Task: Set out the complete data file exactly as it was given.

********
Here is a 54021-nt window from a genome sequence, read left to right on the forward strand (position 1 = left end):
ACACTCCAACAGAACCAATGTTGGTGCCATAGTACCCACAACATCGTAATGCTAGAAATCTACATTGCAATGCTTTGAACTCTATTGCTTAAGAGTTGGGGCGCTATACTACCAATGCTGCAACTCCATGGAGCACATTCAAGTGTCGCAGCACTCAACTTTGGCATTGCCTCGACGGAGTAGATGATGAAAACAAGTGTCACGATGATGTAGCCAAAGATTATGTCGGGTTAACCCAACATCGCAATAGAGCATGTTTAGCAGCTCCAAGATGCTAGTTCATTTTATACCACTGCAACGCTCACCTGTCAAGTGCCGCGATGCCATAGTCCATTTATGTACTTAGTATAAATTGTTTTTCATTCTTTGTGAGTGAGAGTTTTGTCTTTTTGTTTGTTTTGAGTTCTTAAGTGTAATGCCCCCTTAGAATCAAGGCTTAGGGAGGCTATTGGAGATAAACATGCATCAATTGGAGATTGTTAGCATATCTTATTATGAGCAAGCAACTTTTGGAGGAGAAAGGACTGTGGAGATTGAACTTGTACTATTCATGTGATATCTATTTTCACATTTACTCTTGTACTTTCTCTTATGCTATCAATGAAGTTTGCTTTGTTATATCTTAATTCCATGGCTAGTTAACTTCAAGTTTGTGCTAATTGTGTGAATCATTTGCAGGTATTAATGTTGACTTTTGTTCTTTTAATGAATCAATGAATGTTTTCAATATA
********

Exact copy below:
Here is a 54021-nt window from a genome sequence, read left to right on the forward strand (position 1 = left end):
ACACTCCAACAGAACCAATGTTGGTGCCATAGTACCCACAACATCGTAATGCTAGAAATCTACATTGCAATGCTTTGAACTCTATTGCTTAAGAGTTGGGGCGCTATACTACCAATGCTGCAACTCCATGGAGCACATTCAAGTGTCGCAGCACTCAACTTTGGCATTGCCTCGACGGAGTAGATGATGAAAACAAGTGTCACGATGATGTAGCCAAAGATTATGTCGGGTTAACCCAACATCGCAATAGAGCATGTTTAGCAGCTCCAAGATGCTAGTTCATTTTATACCACTGCAACGCTCACCTGTCAAGTGCCGCGATGCCATAGTCCATTTATGTACTTAGTATAAATTGTTTTTCATTCTTTGTGAGTGAGAGTTTTGTCTTTTTGTTTGTTTTGAGTTCTTAAGTGTAATGCCCCCTTAGAATCAAGGCTTAGGGAGGCTATTGGAGATAAACATGCATCAATTGGAGATTGTTAGCATATCTTATTATGAGCAAGCAACTTTTGGAGGAGAAAGGACTGTGGAGATTGAACTTGTACTATTCATGTGATATCTATTTTCACATTTACTCTTGTACTTTCTCTTATGCTATCAATGAAGTTTGCTTTGTTATATCTTAATTCCATGGCTAGTTAACTTCAAGTTTGTGCTAATTGTGTGAATCATTTGCAGGTATTAATGTTGACTTTTGTTCTTTTAATGAATCAATGAATGTTTTCAATATA